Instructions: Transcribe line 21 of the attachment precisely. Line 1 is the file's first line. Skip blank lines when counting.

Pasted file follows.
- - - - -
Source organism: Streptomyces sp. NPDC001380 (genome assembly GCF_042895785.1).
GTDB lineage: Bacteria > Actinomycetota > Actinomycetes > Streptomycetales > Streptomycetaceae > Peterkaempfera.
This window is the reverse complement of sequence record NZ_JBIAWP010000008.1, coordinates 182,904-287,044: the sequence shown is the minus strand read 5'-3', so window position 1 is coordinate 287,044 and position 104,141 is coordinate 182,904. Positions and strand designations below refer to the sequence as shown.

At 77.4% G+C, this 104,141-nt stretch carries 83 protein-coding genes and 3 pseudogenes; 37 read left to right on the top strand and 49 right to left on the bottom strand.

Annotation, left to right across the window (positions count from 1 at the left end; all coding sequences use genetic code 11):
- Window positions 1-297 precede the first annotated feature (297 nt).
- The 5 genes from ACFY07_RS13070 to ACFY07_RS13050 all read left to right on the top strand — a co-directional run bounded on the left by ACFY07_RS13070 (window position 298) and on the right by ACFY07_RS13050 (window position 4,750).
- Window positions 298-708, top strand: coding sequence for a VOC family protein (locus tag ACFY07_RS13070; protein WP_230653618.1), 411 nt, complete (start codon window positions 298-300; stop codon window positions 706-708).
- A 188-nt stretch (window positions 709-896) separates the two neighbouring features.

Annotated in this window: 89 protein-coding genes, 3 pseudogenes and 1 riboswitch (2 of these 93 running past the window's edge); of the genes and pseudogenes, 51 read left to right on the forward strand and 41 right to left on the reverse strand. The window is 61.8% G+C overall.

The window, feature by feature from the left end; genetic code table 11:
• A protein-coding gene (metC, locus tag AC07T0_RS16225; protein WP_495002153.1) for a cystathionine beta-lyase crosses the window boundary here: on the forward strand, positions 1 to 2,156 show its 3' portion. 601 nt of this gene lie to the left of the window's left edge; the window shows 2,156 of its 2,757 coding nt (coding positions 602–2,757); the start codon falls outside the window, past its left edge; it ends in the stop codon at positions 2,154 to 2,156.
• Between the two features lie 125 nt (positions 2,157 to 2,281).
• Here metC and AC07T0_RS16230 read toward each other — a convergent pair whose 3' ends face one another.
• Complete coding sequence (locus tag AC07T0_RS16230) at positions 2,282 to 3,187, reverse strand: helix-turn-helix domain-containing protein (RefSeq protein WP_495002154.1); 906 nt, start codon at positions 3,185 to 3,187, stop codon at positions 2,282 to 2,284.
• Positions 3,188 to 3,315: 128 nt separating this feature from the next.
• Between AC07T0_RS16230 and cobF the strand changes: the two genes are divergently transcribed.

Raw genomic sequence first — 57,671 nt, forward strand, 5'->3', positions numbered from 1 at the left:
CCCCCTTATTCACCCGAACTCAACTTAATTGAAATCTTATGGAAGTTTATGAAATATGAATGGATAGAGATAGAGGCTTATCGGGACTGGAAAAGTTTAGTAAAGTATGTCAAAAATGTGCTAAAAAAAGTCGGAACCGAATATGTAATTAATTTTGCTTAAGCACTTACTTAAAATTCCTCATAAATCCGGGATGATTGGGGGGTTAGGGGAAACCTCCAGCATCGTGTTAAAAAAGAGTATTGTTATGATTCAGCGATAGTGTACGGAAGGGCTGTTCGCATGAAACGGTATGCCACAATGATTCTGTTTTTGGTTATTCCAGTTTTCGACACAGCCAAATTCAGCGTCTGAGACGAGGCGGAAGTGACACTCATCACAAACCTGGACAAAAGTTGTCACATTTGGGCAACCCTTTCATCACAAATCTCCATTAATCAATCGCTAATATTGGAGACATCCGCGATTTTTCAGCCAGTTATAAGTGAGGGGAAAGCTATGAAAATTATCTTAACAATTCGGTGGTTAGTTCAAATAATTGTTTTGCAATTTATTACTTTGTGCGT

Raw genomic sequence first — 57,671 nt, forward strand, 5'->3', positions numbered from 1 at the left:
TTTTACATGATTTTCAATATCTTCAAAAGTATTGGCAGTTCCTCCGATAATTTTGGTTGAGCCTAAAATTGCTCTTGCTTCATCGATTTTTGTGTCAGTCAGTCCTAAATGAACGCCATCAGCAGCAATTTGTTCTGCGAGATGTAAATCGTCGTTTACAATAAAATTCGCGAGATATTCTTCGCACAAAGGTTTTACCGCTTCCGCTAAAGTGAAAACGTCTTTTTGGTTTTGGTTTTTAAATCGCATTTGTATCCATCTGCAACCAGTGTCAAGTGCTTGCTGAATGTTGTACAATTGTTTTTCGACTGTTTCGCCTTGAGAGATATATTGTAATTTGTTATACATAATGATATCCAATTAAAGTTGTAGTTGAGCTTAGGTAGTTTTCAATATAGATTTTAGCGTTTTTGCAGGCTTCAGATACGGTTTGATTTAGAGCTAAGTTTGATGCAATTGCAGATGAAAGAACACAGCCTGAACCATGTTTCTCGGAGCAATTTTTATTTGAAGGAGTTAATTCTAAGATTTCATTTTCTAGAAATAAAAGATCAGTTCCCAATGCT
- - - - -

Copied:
TTTTACATGATTTTCAATATCTTCAAAAGTATTGGCAGTTCCTCCGATAATTTTGGTTGAGCCTAAAATTGCTCTTGCTTCATCGATTTTTGTGTCAGTCAGTCCTAAATGAACGCCATCAGCAGCAATTTGTTCTGCGAGATGTAAATCGTCGTTTACAATAAAATTCGCGAGATATTCTTCGCACAAAGGTTTTACCGCTTCCGCTAAAGTGAAAACGTCTTTTTGGTTTTGGTTTTTAAATCGCATTTGTATCCATCTGCAACCAGTGTCAAGTGCTTGCTGAATGTTGTACAATTGTTTTTCGACTGTTTCGCCTTGAGAGATATATTGTAATTTGTTATACATAATGATATCCAATTAAAGTTGTAGTTGAGCTTAGGTAGTTTTCAATATAGATTTTAGCGTTTTTGCAGGCTTCAGATACGGTTTGATTTAGAGCTAAGTTTGATGCAATTGCAGATGAAAGAACACAGCCTGAACCATGTTTCTCGGAGCAATTTTTATTTGAAGGAGTTAATTCTAAGATTTCATTTTCTAGAAATAAAAGATCAGTTCCCAATGCT